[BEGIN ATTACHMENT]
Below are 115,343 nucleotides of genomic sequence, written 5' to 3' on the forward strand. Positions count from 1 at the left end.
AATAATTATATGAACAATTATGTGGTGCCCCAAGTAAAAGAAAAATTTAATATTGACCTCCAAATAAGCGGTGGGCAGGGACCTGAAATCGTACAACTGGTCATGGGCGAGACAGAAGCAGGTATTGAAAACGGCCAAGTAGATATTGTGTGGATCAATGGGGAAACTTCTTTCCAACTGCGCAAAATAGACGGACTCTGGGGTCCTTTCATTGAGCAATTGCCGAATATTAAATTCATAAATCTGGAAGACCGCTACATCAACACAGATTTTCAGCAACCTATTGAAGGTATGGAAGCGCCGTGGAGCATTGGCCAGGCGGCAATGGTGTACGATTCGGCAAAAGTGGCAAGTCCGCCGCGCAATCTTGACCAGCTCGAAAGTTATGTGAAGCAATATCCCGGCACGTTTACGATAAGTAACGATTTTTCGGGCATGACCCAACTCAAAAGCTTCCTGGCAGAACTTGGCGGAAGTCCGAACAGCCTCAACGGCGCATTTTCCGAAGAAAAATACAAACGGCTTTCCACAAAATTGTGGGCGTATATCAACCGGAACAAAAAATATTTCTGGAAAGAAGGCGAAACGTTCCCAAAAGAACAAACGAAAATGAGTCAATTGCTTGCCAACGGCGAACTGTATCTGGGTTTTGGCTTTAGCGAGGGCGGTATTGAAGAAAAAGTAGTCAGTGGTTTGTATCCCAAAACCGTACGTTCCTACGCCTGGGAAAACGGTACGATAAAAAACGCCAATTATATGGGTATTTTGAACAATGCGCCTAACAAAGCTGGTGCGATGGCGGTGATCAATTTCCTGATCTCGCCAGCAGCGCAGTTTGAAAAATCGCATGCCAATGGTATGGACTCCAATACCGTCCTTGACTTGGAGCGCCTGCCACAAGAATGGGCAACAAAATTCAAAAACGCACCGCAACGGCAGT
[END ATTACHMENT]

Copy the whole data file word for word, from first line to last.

Below are 115,343 nucleotides of genomic sequence, written 5' to 3' on the forward strand. Positions count from 1 at the left end.
AATAATTATATGAACAATTATGTGGTGCCCCAAGTAAAAGAAAAATTTAATATTGACCTCCAAATAAGCGGTGGGCAGGGACCTGAAATCGTACAACTGGTCATGGGCGAGACAGAAGCAGGTATTGAAAACGGCCAAGTAGATATTGTGTGGATCAATGGGGAAACTTCTTTCCAACTGCGCAAAATAGACGGACTCTGGGGTCCTTTCATTGAGCAATTGCCGAATATTAAATTCATAAATCTGGAAGACCGCTACATCAACACAGATTTTCAGCAACCTATTGAAGGTATGGAAGCGCCGTGGAGCATTGGCCAGGCGGCAATGGTGTACGATTCGGCAAAAGTGGCAAGTCCGCCGCGCAATCTTGACCAGCTCGAAAGTTATGTGAAGCAATATCCCGGCACGTTTACGATAAGTAACGATTTTTCGGGCATGACCCAACTCAAAAGCTTCCTGGCAGAACTTGGCGGAAGTCCGAACAGCCTCAACGGCGCATTTTCCGAAGAAAAATACAAACGGCTTTCCACAAAATTGTGGGCGTATATCAACCGGAACAAAAAATATTTCTGGAAAGAAGGCGAAACGTTCCCAAAAGAACAAACGAAAATGAGTCAATTGCTTGCCAACGGCGAACTGTATCTGGGTTTTGGCTTTAGCGAGGGCGGTATTGAAGAAAAAGTAGTCAGTGGTTTGTATCCCAAAACCGTACGTTCCTACGCCTGGGAAAACGGTACGATAAAAAACGCCAATTATATGGGTATTTTGAACAATGCGCCTAACAAAGCTGGTGCGATGGCGGTGATCAATTTCCTGATCTCGCCAGCAGCGCAGTTTGAAAAATCGCATGCCAATGGTATGGACTCCAATACCGTCCTTGACTTGGAGCGCCTGCCACAAGAATGGGCAACAAAATTCAAAAACGCACCGCAACGGCAGT